To be a great entrepreneur, the person has to have a focus and a drive that most people don’t have, Paulos said.

CTAN also doesn’t invest in lifestyle businesses, Paulos said. The startup has to have an exit strategy so investors can get a return on their investment, he said.

Get Set to Rock at the ATC Battle of the Bands at Austin Startup Week

ATC Battle of the Bands photo from 2014, courtesy of Austin Technology Council.

ATC Battle of the Bands photo from 2014, courtesy of Austin Technology Council.

Tech and music go together like smartphones and selfies.

And fresh off the first weekend of the Austin City Limits festival comes one of the biggest tech band battle showdowns of the year.

This year, six bands hailing from the offices of local tech companies will compete at the Austin Technology Council’s Battle of the Bands that will also kick off Austin Startup Week Oct. 5th at Mohawk. That’s down from 11 bands that played at the event last year.

This is the third annual Battle of the Bands and each year the event attracts more than 1,000 people, according to event organizers.

The bands are from AthenaHealth, Sailpoint, Under Armour, SpareFoot, Civitas Learning, WP Engine and Dropbox.

The event is free but ATC does want everyone to register for a ticket. There’s also an option to order food from onsite food trucks via Foodee for a few dollars extra.

The fifth annual Austin Startup Week runs Monday through Friday. Check out the full lineup of events here.

Get Set for the Fifth Annual Austin Startup Week

File photo of Jacqueline Hughes from Austin Startup Week's Startup Crawl. Photo by Laura Lorek.

File photo of Jacqueline Hughes from Austin Startup Week’s Startup Crawl. Photo by Laura Lorek.

Austin Startup Week is a great time to socialize and network with people in the Austin startup community and to learn something new.

This is the fifth annual five day event. It kicks off Monday, Oct. 5th and runs through Friday, Oct. 9th. It started in 2011, the same week Silicon Hills News launched and we’ve covered it every year. Jacqueline Hughes and Joshua Baer created the event to put a spotlight on the city’s startup community.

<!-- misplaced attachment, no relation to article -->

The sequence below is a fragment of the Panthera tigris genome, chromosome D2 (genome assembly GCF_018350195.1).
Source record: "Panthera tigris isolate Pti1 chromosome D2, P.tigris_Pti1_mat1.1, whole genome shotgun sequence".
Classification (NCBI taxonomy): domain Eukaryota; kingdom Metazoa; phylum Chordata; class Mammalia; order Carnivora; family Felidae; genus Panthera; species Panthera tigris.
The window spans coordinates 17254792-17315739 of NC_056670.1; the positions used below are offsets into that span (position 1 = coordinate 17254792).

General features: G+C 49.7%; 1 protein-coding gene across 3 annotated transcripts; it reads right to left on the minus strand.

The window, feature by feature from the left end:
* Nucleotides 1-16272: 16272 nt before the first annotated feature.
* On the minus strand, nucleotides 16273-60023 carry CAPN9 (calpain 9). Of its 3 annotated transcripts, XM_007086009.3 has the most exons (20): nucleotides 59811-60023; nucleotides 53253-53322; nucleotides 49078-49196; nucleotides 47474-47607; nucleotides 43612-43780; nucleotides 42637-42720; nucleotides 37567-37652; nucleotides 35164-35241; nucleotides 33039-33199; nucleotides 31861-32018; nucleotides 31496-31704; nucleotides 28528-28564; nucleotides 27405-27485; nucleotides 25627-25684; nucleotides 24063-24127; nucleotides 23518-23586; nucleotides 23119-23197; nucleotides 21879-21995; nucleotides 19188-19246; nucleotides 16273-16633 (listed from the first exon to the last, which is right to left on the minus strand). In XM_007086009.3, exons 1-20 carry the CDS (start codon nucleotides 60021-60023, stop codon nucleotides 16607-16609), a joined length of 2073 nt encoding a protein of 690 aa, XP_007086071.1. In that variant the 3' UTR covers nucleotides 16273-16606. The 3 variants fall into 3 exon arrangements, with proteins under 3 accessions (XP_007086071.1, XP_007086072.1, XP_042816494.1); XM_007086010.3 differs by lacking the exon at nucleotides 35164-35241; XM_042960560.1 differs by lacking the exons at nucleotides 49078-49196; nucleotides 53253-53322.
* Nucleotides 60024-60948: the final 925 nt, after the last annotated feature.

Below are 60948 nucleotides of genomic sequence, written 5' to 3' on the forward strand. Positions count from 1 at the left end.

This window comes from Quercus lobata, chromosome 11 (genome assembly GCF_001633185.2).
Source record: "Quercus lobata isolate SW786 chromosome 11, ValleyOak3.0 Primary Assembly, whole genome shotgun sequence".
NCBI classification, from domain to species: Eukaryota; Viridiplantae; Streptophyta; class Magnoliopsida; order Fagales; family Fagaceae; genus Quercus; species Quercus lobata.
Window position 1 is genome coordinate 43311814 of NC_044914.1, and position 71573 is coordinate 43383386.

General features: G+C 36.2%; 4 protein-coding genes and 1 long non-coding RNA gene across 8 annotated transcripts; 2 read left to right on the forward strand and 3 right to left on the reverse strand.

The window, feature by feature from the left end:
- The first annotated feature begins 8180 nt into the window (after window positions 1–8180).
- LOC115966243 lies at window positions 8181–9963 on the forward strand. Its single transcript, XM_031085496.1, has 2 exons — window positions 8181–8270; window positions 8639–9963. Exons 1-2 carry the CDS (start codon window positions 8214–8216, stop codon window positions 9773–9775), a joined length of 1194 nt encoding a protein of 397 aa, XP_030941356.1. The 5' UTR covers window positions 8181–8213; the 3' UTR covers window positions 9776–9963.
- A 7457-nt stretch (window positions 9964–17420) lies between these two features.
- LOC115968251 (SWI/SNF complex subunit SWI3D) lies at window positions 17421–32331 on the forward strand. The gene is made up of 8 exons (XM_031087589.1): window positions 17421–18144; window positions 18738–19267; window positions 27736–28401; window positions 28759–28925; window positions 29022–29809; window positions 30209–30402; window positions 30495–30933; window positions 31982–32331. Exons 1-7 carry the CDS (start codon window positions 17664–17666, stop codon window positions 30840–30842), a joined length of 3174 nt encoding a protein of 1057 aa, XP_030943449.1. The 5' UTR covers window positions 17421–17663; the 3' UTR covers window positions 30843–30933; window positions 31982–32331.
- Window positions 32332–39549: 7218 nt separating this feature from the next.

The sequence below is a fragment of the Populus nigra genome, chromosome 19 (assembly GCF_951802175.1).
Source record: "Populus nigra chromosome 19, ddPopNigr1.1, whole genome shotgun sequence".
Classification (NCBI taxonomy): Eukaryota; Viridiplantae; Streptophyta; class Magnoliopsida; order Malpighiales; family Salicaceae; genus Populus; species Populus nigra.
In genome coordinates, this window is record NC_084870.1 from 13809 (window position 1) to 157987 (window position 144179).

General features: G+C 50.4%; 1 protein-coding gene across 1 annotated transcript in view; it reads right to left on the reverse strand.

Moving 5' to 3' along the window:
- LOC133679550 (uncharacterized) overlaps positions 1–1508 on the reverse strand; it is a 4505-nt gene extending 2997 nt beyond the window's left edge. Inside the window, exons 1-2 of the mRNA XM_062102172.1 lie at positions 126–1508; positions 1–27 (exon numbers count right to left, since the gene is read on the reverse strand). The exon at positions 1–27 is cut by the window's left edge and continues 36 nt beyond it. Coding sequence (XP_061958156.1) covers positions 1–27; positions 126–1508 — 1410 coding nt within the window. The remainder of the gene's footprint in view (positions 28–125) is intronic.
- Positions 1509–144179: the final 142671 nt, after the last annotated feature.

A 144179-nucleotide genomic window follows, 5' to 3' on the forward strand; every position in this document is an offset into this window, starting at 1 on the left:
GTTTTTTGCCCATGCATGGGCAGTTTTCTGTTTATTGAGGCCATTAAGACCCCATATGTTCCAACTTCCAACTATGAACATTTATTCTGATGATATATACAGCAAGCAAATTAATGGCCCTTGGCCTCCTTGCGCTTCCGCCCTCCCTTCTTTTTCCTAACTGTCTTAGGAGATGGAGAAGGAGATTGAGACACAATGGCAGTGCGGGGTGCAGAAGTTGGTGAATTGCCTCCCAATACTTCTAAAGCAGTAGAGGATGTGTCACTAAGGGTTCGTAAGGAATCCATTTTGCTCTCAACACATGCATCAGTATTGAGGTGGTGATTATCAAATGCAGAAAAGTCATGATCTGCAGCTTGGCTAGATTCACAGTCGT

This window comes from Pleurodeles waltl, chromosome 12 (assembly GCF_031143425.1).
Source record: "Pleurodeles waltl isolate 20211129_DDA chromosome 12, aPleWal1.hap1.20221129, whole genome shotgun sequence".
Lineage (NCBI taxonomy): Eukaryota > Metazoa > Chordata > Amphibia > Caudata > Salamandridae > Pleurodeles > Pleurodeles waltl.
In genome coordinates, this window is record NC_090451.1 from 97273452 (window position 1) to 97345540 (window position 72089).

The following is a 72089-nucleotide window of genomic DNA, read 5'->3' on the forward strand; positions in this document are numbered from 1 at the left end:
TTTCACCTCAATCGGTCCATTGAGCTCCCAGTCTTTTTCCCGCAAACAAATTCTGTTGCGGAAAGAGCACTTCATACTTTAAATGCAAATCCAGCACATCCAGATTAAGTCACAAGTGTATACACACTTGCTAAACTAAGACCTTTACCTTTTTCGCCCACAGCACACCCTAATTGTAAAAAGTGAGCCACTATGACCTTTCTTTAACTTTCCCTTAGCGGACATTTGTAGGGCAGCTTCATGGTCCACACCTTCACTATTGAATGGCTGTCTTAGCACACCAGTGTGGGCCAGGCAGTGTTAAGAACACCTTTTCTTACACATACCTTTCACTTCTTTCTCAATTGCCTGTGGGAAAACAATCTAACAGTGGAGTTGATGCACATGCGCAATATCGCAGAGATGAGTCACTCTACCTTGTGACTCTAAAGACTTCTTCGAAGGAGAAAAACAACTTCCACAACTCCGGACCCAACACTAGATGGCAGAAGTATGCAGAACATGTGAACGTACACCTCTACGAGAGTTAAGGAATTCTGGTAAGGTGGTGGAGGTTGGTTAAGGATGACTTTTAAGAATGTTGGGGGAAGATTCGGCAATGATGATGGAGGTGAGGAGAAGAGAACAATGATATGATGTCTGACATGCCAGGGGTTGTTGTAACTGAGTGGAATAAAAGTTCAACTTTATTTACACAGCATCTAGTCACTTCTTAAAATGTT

Baer has also declared Monday, Oct. 5th, the first day of Austin Startup Week, as vintage T-shirt day. Baer is a passionate and vocal advocate of quality T-shirts as a great marketing vehicle for tech startups.

One of the big events every year is the Austin Technology Council’s Battle of the Tech Bands, in which members of various tech companies with bands compete to be crowned the best band. It takes place Monday night, Oct. 5th, at Mohawk.

The Built in Austin job fair is also a great place to find a new gig. This event also takes place on Monday right before the Battle of the Tech Bands at Mohawk. It starts at 3:30 p.m. and runs until 6 p.m.

A new event this year is the Women in Tech mixer put on by Gina Helfrich at the Scarborough Building, 101 W. Sixth Street, Eighth floor. Helfrich flew in for Austin Startup Week in 2013 and then decided to move to Austin and work in tech. The event is co-sponsored by “Feminist Hack ATX, Women Who Code ATX, PyLadies ATX, Austin All-Girl Hack Night, EdTechWomen ATX, recruitHER, Third Coast InnovateHER, Lesbians Who Tech, Women in Data Science ATX, ATX Women Hardware Hackers, and Austin Pair Programming.”

On Wednesday, UK Trade & Investment Office will host Britain Open for Business, a Texas breakfast for startups and technology companies interested in expanding their business to the United Kingdom. It will feature experts from UK-based law firm, Taylor Wessing and UK-based accounting firm Blick Rothenberg. The event will kick off at 8:30 a.m. at Old School, 401 E. Sixth Street.

To further showcase the international flair of this year’s startup week, also on Wednesday morning, an Austin technology startup has a chance to win an all expense paid trip to Oslo, Norway for Oslo Innovation Week. The pitch competition is being put on by Fred Schmidt and will be held at Capital Factory.

To add to the bounty of riches on Wednesday at 10 a.m., PR Over Coffee’s Dave Manzer is hosting the third annual “Meet and Pitch the Tech Writers panel” at Techstars at 412 Congress Ave. The event features Stacey Higginbotham with Fortune, Tom Cheredar with Gigaom, Jared Wynne with the Daily Dot and Laura Lorek with Silicon Hills News.

To cap off the day, Wednesday evening, Ruben Cantu hosts the Austin+Social Good Summit featuring its third annual fast pitch competition.

Like the fireworks at the end of a great event, on Thursday, the Austin Startup Crawl takes place. It gets bigger and bigger every year as does Austin’s startup community. It is limited to the first 5,000 people to sign up for the crawl. It even has its own app, which provides an updated map of all the startups participating in the crawl.

Austin Startup Week concludes with a hangover breakfast on Friday morning.

Austin Startup Week is free, but the organizers do want everyone to register to attend the various events around town. It is sponsored this year by Capital Factory, Hired, Techstars and Taecho Group.